After months of speculation and anticipation, the full Strictly Come Dancing 2019 line-up has been announced – with much derision over the cast’s apparent lack of star power.
While in previous years we’ve had names such as Will Young, Ed Balls and Louise Redknapp, the 2019 cohort – which includes social media influencer Saffron Barker, CBBC presenter Karim Zeroual and socialite Viscountess Emma Weymouth – could be considered not up to scratch.
The teasing out of this year’s bunch has sparked mass upset on social media, with some RadioTimes.com fans blaming the so-called ‘Strictly curse’ for the lack of big name celebs. Others have gone as far as to say they will switch off from Strictly completely.
But those threatening to ‘boycott’ the show simply because they don’t recognise a YouTuber, frankly, need to get a grip.
Strictly Come Dancing has never been about a celebrity’s level of fame, otherwise surely the show’s biggest name would win every year?
Saffron Barker (BBC)
Instead, we as viewers get invested in watching our hopefuls improve week by week; we appreciate seeing two left feet eventually find their rhythm as opposed to picking up the phone to vote for Denise Van Outen just because she’s already a household name. We’re not even bothered if there’s a better dancer in the competition – it’s all about watching someone “go on a journey”. It’s why Joe McFadden won over Alexandra Burke, and why Stacey Dooley took the crown over Ashley Roberts.
Casting younger, new-fangled stars prevents the show from going stale, and stops us seeing the same, tired old faces from the reality TV circuit.
Casting director Stefania Aleksander, who took on the role in 2018, previously explained this was the reasoning behind casting Joe Sugg in 2018.
“It’s a mixed bag – you don’t want to replicate every year,” she said on the Strictly Confidential podcast last year. “For me it’s about surprises. I want them to go, ‘Oh I didn’t expect that’.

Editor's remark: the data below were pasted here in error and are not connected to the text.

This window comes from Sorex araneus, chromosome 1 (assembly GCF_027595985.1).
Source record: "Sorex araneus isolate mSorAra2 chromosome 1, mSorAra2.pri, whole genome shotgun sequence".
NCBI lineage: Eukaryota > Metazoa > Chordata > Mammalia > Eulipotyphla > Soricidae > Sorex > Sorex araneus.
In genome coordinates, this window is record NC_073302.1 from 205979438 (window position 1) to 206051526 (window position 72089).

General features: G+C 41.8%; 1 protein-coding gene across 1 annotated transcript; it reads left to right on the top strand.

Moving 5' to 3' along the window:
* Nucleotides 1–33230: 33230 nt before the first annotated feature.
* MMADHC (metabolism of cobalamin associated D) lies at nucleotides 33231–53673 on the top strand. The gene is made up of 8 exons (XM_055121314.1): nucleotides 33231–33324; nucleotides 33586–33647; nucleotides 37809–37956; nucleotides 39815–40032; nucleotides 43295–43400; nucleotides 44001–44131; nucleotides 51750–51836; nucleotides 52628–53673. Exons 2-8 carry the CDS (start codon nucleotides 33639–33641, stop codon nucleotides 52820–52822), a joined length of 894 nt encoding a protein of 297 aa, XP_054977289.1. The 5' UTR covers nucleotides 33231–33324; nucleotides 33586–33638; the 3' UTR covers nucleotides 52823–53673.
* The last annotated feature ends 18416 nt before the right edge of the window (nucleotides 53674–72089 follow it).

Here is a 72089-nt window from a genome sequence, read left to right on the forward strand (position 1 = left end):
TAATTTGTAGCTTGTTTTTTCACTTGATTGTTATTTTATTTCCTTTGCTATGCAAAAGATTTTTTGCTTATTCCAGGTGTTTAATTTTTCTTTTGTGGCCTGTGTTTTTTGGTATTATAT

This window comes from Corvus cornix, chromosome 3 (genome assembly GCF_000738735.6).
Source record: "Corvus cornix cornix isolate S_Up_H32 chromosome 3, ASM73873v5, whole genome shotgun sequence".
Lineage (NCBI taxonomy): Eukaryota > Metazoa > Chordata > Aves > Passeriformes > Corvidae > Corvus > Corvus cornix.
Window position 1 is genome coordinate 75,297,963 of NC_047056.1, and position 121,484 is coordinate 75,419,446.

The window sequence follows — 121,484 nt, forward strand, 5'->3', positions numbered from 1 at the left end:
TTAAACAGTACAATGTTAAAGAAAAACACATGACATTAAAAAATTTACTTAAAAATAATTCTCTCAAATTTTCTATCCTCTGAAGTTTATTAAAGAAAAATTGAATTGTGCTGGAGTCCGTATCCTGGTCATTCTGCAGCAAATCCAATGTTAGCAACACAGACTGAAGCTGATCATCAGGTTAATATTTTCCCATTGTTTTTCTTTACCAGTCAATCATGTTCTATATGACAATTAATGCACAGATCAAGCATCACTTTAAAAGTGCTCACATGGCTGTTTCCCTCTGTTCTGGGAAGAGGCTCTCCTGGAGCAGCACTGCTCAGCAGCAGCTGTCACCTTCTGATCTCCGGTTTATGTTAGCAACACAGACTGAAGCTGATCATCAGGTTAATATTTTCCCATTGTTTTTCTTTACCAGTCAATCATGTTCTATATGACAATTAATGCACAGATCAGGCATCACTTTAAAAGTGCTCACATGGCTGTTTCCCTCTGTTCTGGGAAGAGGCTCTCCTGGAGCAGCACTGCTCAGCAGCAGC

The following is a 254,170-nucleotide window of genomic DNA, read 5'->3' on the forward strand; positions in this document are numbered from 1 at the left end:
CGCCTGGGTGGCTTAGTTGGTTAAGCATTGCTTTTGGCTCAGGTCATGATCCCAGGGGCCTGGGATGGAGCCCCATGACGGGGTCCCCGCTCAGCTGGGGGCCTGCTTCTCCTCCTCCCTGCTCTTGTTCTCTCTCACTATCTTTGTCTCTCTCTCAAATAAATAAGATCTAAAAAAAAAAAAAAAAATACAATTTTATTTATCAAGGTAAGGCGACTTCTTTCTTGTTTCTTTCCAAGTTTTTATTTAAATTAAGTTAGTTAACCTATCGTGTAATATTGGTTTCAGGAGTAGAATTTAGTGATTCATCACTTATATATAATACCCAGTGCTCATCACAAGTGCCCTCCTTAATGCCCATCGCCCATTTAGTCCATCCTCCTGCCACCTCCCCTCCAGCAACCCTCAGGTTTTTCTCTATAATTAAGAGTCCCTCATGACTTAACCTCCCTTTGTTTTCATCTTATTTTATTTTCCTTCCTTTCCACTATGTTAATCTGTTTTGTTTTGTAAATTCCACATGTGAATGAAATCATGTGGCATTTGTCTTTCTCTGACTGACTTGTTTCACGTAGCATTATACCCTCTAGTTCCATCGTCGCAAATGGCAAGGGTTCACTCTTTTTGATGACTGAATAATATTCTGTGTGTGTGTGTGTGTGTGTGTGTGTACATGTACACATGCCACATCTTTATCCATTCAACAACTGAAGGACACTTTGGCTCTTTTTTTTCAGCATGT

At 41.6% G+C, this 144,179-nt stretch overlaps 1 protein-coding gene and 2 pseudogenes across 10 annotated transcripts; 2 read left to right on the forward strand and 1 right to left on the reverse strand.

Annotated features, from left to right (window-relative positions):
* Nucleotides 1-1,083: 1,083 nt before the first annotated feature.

“I think this year, YouTuber Joe Sugg is bringing Strictly into [the new year] and bringing in a new audience.”
And sure enough, despite nay-sayers dismissing the YouTuber as “not a proper celeb” Sugg emerged as one of the most popular participants – opening him up to a whole new YouTube-fearing audience.
It works both ways – people who wouldn’t usually watch Strictly will tune in to see Michelle Visage take on Craig Revel Horwood in the same way that they kept returning to see Sugg, who eventually reached the final.
It’s also worth noting Strictly’s professionals are bona-fide celebs in their own right now, thanks to the show’s all-encompassing popularity.
We’re as excited to see five-time finalist (and current Strictly champion) Kevin Clifton, and other old favourites like Anton Du Beke and Aljaz Skorjanec taking to the floor as we are the actual contestants.
And Strictly is, fundamentally, a show about family and togetherness. The programme is intended for an audience at home, and the cast frequently refer to themselves as family. Hell, when each new contestant is announced, a tweet from the official Strictly account welcomes the new celebrity to “the family”. The casting is less about finding big names to carry the show, and more about finding people that gel in this “family” set-up. Sure, Michael Caine – Tess Daly and Claudia Winkleman’s personal favourite – would be brilliant on Strictly, but would he slot in well alongside AJ Pritchard and Anton Du Beke?
Regardless of their level of fame pre-fake tan, the all-encompassing fuzzy warmth and unrelenting “family feel” of Strictly sees us rooting for a new breed of celeb. The show has moved far beyond plucking out the biggest names and shoving them in some sequins – it’s more about uniting a group of people we fall in love with watching every week.
Does it really matter if we know who our celebs are before the series? With audience numbers regularly topping 10 million, we certainly know who they are by the end of it.
Strictly Come Dancing launches on BBC 1 later this year